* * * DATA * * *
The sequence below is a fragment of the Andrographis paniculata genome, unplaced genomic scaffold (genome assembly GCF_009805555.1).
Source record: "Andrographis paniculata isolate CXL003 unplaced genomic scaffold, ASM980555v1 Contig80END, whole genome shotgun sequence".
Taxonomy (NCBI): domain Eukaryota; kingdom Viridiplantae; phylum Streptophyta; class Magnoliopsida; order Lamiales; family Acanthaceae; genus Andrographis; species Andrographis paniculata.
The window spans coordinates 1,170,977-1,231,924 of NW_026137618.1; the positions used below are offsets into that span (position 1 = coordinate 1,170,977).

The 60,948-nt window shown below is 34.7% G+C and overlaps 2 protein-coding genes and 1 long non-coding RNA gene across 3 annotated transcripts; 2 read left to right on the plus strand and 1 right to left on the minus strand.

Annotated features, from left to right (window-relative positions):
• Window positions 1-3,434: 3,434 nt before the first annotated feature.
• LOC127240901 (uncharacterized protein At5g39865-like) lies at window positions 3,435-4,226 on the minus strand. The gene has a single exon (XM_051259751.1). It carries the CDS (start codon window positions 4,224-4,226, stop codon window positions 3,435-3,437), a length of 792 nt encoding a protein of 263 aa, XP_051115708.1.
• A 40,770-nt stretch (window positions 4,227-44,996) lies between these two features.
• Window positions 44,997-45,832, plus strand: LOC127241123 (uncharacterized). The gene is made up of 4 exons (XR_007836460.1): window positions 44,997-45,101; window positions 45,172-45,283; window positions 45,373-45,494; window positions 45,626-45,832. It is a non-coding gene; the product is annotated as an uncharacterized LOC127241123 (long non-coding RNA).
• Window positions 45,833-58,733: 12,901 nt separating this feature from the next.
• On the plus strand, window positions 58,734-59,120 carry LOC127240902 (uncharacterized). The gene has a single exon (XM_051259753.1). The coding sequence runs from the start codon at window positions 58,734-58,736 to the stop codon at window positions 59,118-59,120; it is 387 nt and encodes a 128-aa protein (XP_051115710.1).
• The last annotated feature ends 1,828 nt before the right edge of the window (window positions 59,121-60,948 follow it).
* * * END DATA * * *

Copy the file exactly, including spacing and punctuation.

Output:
The sequence below is a fragment of the Andrographis paniculata genome, unplaced genomic scaffold (genome assembly GCF_009805555.1).
Source record: "Andrographis paniculata isolate CXL003 unplaced genomic scaffold, ASM980555v1 Contig80END, whole genome shotgun sequence".
Taxonomy (NCBI): domain Eukaryota; kingdom Viridiplantae; phylum Streptophyta; class Magnoliopsida; order Lamiales; family Acanthaceae; genus Andrographis; species Andrographis paniculata.
The window spans coordinates 1,170,977-1,231,924 of NW_026137618.1; the positions used below are offsets into that span (position 1 = coordinate 1,170,977).

The 60,948-nt window shown below is 34.7% G+C and overlaps 2 protein-coding genes and 1 long non-coding RNA gene across 3 annotated transcripts; 2 read left to right on the plus strand and 1 right to left on the minus strand.

Annotated features, from left to right (window-relative positions):
• Window positions 1-3,434: 3,434 nt before the first annotated feature.
• LOC127240901 (uncharacterized protein At5g39865-like) lies at window positions 3,435-4,226 on the minus strand. The gene has a single exon (XM_051259751.1). It carries the CDS (start codon window positions 4,224-4,226, stop codon window positions 3,435-3,437), a length of 792 nt encoding a protein of 263 aa, XP_051115708.1.
• A 40,770-nt stretch (window positions 4,227-44,996) lies between these two features.
• Window positions 44,997-45,832, plus strand: LOC127241123 (uncharacterized). The gene is made up of 4 exons (XR_007836460.1): window positions 44,997-45,101; window positions 45,172-45,283; window positions 45,373-45,494; window positions 45,626-45,832. It is a non-coding gene; the product is annotated as an uncharacterized LOC127241123 (long non-coding RNA).
• Window positions 45,833-58,733: 12,901 nt separating this feature from the next.
• On the plus strand, window positions 58,734-59,120 carry LOC127240902 (uncharacterized). The gene has a single exon (XM_051259753.1). The coding sequence runs from the start codon at window positions 58,734-58,736 to the stop codon at window positions 59,118-59,120; it is 387 nt and encodes a 128-aa protein (XP_051115710.1).
• The last annotated feature ends 1,828 nt before the right edge of the window (window positions 59,121-60,948 follow it).